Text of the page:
In Windows Server 2012, Microsoft ironed out virtualization implementation problems and did a lot to improve Remote Desktop Services and RemoteFX.
Remote Desktop Services (RDS) has new features to ease virtual desktop management, plus more high availability options. Its remote display protocol technology, RemoteFX, comes with some additional hardware requirements and improves graphics rendering and remote desktop access over the WAN. Plus, user profiles and the Remote Desktop Protocol have evolved.
That's a lot of new stuff to keep up with, but this Windows Server 2012 tutorial has you covered.
What's new in Windows Server 2012 RDS?
The RDS components are the same in Windows Server 2012, but there are new features for managing virtual desktops. For instance, you can use a virtual machine (VM) to build a collection of virtual desktops without System Center Virtual Machine Manager, and a stateless pooling mechanism makes sure that pooled desktops stay intact. Plus, the Connection Broker component is aware of both Remote Desktop Session Host sessions and virtual desktop infrastructure (VDI) sessions. Finally, Windows Server 2012 provides the new Server Manager component for virtual desktop management.
How can I store user profiles?
The stateless pooling mechanism in Windows Server 2012 RDS automatically rolls back changes when users log off the virtual desktop, but that brings the user profile into question. You'll be able to store user profiles on a disk, which is advantageous because disks are centrally stored and easy to access from any VM. The downside is that users have to be members of the local admin's group, which could pose security problems. It might be a good idea to redirect profiles to a file share instead.
What's new for RemoteFX in Windows 8?
In Windows 8, RemoteFX includes multitouch so users can access RDS sessions from touch devices. Another new feature, Adaptive Graphics, changes the way RDS renders visuals. Instead of relying on rendering on the client side, it does all the rendering on the host. Windows 8 RemoteFX also improves virtual desktop performance over the WAN by detecting users' connection speeds automatically.
What are the changes to the Remote Desktop Protocol?
In Windows Server 2008 R2, admins could use RemoteFX to deliver remote desktops via VDI, but you needed a separate graphics processing unit (GPU) for encoding. For RDS workloads, RemoteFX in Windows Server 2008 R2 doesn't require a GPU because it uses software encoding; Windows Server 2012 makes that software encoding available for VDI.
Also exciting for desktop admins is that RDS now supports the User Datagram Protocol in addition to the Transmission Control Protocol. That makes RemoteFX more efficient because it can choose which protocol to use depending on what's being delivered (movie, keyboard strokes and so on).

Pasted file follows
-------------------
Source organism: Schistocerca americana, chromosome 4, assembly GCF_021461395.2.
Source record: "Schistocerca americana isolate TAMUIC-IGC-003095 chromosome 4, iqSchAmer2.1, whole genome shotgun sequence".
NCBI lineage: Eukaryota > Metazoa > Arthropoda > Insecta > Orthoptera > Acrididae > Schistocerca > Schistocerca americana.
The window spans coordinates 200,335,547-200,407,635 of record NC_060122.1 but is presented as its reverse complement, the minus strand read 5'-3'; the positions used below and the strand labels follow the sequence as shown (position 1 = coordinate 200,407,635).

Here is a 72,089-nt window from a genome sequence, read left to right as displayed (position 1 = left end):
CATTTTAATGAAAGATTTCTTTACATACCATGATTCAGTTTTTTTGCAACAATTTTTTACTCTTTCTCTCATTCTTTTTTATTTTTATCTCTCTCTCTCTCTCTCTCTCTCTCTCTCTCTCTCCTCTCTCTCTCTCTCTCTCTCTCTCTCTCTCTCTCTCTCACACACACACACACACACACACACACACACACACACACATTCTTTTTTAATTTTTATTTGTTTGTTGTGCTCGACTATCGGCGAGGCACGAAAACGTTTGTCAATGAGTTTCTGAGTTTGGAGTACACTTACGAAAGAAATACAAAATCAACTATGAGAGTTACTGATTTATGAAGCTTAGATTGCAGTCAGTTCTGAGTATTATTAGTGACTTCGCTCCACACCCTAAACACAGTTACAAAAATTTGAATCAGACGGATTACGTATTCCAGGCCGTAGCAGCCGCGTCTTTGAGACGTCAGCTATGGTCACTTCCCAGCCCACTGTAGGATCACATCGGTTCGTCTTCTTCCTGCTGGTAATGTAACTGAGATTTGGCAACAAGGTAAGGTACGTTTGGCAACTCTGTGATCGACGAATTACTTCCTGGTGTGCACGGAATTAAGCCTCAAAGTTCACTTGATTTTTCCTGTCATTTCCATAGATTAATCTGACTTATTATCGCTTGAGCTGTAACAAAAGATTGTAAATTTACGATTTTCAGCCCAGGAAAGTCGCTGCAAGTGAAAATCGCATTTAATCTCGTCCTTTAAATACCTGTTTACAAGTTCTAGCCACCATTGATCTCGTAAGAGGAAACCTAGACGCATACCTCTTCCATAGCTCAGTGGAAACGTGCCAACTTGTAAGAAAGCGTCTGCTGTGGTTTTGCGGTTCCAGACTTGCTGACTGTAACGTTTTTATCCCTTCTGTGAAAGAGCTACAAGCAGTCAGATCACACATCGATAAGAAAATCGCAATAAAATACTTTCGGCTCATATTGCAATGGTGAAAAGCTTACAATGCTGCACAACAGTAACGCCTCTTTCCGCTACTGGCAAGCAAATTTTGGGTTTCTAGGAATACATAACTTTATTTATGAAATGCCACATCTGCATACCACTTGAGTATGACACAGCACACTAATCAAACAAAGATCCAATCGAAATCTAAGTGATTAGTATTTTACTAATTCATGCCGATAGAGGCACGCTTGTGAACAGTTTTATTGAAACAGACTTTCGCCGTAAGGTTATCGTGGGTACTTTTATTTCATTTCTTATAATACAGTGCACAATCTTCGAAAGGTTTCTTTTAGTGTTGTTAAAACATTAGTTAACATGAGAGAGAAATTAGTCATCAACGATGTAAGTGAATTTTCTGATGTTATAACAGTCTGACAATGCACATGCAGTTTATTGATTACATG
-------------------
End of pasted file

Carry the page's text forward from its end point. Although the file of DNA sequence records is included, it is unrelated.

Are there any new requirements for enabling RemoteFX?
Yes, you don't need a supported GPU anymore, but Windows Server 2012 RemoteFX will perform better if you have one. In addition, your servers need a video card with two additional requirements: The card must be DirectX 11-capable and have a driver with Windows 8 64-bit SDDM version 1.2. Your server's processors also need to support Second Level Address Translation extensions and Data Execution Prevention. Oh, and you have to enable virtualization in the server's firmware.
How can I achieve high availability with RDS in Windows Server 2012?
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In the past, the Connection Broker only had Active/Passive clustering, and though that offered basic redundancy, it didn't let you scale out as load increased. In Windows Server 2012 RDS, the Connection Broker has Active/Active brokers, which aid in high availability and load balancing. Remote Desktop Connection Brokers share a content database and a DNS name, which helps spread the load over servers, increasing the brokers' high availability.
What can I use if I don't like RDS?
If you don't need to deliver full desktops to your users, check out RemoteApps -- a lighter-weight alternative to RDS. RemoteApp Programs in Windows Server 2012 deliver apps seamlessly, no matter where they're installed. It makes applications look like they're running locally even when they're actually running on a Windows Server in the data center. This functionality was available in Windows Server 2008, but Windows Server 2012 augments it and brings it to virtual desktops.
Think you know everything there is to know about the changes to Remote Desktop Services? Take this quiz on Windows Server 2012 RDS and find out!
This was first published in January 2013